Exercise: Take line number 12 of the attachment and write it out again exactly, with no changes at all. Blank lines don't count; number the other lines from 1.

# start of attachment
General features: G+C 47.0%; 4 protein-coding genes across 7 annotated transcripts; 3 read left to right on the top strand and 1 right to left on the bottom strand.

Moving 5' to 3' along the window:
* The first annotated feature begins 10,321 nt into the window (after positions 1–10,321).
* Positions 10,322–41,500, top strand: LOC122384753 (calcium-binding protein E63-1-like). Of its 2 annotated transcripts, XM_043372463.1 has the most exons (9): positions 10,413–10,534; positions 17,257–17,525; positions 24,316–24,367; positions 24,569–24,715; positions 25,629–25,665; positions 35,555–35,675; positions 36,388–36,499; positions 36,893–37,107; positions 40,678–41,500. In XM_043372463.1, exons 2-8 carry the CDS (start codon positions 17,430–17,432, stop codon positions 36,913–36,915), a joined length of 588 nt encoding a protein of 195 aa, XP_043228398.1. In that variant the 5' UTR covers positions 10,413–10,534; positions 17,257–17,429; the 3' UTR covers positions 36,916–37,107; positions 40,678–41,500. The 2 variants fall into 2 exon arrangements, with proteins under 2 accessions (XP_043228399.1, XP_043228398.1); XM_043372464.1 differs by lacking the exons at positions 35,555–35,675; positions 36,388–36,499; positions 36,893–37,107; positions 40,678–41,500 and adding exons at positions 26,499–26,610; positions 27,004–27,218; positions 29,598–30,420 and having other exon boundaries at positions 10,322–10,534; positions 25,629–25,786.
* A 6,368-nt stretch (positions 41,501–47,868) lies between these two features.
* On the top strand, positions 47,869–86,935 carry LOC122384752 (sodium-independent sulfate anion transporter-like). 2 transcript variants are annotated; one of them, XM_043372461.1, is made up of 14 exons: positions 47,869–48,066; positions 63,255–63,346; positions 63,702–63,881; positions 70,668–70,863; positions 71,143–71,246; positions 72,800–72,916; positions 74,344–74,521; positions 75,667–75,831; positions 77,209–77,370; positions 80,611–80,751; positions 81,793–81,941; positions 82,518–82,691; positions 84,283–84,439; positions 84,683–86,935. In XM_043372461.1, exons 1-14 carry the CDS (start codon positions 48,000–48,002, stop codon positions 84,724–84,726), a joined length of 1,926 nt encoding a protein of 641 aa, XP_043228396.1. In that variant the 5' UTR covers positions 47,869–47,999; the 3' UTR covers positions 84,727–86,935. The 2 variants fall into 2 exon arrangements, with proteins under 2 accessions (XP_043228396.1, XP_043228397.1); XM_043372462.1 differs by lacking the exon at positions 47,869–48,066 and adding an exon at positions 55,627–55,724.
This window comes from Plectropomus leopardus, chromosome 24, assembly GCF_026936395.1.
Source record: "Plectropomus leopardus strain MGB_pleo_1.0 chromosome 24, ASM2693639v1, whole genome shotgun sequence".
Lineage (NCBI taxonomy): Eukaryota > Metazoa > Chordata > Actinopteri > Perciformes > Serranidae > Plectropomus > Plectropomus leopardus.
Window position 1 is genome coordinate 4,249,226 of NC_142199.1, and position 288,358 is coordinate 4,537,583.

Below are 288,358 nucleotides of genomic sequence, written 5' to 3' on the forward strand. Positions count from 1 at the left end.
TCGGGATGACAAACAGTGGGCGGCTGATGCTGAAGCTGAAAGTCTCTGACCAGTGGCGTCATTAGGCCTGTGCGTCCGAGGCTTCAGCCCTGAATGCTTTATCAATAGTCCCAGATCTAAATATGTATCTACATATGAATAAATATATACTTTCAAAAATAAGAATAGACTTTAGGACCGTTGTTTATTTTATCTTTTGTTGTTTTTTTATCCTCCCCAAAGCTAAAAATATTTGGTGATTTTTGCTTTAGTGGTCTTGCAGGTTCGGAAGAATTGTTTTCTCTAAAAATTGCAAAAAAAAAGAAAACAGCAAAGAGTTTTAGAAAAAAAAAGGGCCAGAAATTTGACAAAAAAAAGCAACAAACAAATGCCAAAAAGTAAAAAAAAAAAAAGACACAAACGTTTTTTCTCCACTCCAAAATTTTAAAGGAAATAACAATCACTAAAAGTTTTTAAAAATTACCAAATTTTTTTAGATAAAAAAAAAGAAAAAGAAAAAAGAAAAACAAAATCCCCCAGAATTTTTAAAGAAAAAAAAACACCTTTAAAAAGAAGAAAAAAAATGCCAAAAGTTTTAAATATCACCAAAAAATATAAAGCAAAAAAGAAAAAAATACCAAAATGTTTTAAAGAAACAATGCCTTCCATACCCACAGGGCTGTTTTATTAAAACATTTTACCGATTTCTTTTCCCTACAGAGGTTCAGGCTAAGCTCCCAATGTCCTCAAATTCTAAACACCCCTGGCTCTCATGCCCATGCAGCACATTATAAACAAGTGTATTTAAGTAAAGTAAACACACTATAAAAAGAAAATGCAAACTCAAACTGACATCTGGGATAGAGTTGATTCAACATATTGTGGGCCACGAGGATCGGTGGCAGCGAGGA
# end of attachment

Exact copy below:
TCGGGATGACAAACAGTGGGCGGCTGATGCTGAAGCTGAAAGTCTCTGACCAGTGGCGTCATTAGGCCTGTGCGTCCGAGGCTTCAGCCCTGAATGCTTTATCAATAGTCCCAGATCTAAATATGTATCTACATATGAATAAATATATACTTTCAAAAATAAGAATAGACTTTAGGACCGTTGTTTATTTTATCTTTTGTTGTTTTTTTATCCTCCCCAAAGCTAAAAATATTTGGTGATTTTTGCTTTAGTGGTCTTGCAGGTTCGGAAGAATTGTTTTCTCTAAAAATTGCAAAAAAAAAGAAAACAGCAAAGAGTTTTAGAAAAAAAAAGGGCCAGAAATTTGACAAAAAAAAGCAACAAACAAATGCCAAAAAGTAAAAAAAAAAAAAGACACAAACGTTTTTTCTCCACTCCAAAATTTTAAAGGAAATAACAATCACTAAAAGTTTTTAAAAATTACCAAATTTTTTTAGATAAAAAAAAAGAAAAAGAAAAAAGAAAAACAAAATCCCCCAGAATTTTTAAAGAAAAAAAAACACCTTTAAAAAGAAGAAAAAAAATGCCAAAAGTTTTAAATATCACCAAAAAATATAAAGCAAAAAAGAAAAAAATACCAAAATGTTTTAAAGAAACAATGCCTTCCATACCCACAGGGCTGTTTTATTAAAACATTTTACCGATTTCTTTTCCCTACAGAGGTTCAGGCTAAGCTCCCAATGTCCTCAAATTCTAAACACCCCTGGCTCTCATGCCCATGCAGCACATTATAAACAAGTGTATTTAAGTAAAGTAAACACACTATAAAAAGAAAATGCAAACTCAAACTGACATCTGGGATAGAGTTGATTCAACATATTGTGGGCCACGAGGATCGGTGGCAGCGAGGA